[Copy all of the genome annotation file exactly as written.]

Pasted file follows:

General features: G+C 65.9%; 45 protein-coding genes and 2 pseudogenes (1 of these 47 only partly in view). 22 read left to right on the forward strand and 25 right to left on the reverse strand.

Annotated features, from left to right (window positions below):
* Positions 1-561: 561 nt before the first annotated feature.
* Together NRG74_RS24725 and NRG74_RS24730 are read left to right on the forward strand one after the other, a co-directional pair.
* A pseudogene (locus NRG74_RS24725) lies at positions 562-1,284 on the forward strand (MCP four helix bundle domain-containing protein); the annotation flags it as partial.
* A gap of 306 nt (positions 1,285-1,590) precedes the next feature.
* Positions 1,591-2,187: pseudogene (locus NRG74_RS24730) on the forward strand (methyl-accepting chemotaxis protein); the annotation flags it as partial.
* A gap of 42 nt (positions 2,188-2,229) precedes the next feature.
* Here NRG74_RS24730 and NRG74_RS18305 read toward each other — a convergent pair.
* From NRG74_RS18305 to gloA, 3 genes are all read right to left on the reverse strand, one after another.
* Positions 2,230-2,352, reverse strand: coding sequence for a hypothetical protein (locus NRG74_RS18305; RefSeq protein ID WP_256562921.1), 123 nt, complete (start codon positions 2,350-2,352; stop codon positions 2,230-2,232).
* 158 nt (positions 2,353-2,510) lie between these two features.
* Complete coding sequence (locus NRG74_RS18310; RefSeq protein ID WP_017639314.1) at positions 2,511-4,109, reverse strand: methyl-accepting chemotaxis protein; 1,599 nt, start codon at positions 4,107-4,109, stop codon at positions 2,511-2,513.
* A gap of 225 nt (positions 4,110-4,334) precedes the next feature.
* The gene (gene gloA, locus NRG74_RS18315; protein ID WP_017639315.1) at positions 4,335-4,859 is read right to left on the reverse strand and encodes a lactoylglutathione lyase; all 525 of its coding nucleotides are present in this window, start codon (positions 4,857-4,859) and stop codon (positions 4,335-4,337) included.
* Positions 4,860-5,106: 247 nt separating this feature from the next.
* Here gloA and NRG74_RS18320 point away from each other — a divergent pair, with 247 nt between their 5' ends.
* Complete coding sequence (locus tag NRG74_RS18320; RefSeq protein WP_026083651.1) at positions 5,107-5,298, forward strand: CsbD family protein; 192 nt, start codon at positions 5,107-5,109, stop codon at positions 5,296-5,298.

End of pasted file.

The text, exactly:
General features: G+C 65.9%; 45 protein-coding genes and 2 pseudogenes (1 of these 47 only partly in view). 22 read left to right on the forward strand and 25 right to left on the reverse strand.

Annotated features, from left to right (window positions below):
* Positions 1-561: 561 nt before the first annotated feature.
* Together NRG74_RS24725 and NRG74_RS24730 are read left to right on the forward strand one after the other, a co-directional pair.
* A pseudogene (locus NRG74_RS24725) lies at positions 562-1,284 on the forward strand (MCP four helix bundle domain-containing protein); the annotation flags it as partial.
* A gap of 306 nt (positions 1,285-1,590) precedes the next feature.
* Positions 1,591-2,187: pseudogene (locus NRG74_RS24730) on the forward strand (methyl-accepting chemotaxis protein); the annotation flags it as partial.
* A gap of 42 nt (positions 2,188-2,229) precedes the next feature.
* Here NRG74_RS24730 and NRG74_RS18305 read toward each other — a convergent pair.
* From NRG74_RS18305 to gloA, 3 genes are all read right to left on the reverse strand, one after another.
* Positions 2,230-2,352, reverse strand: coding sequence for a hypothetical protein (locus NRG74_RS18305; RefSeq protein ID WP_256562921.1), 123 nt, complete (start codon positions 2,350-2,352; stop codon positions 2,230-2,232).
* 158 nt (positions 2,353-2,510) lie between these two features.
* Complete coding sequence (locus NRG74_RS18310; RefSeq protein ID WP_017639314.1) at positions 2,511-4,109, reverse strand: methyl-accepting chemotaxis protein; 1,599 nt, start codon at positions 4,107-4,109, stop codon at positions 2,511-2,513.
* A gap of 225 nt (positions 4,110-4,334) precedes the next feature.
* The gene (gene gloA, locus NRG74_RS18315; protein ID WP_017639315.1) at positions 4,335-4,859 is read right to left on the reverse strand and encodes a lactoylglutathione lyase; all 525 of its coding nucleotides are present in this window, start codon (positions 4,857-4,859) and stop codon (positions 4,335-4,337) included.
* Positions 4,860-5,106: 247 nt separating this feature from the next.
* Here gloA and NRG74_RS18320 point away from each other — a divergent pair, with 247 nt between their 5' ends.
* Complete coding sequence (locus tag NRG74_RS18320; RefSeq protein WP_026083651.1) at positions 5,107-5,298, forward strand: CsbD family protein; 192 nt, start codon at positions 5,107-5,109, stop codon at positions 5,296-5,298.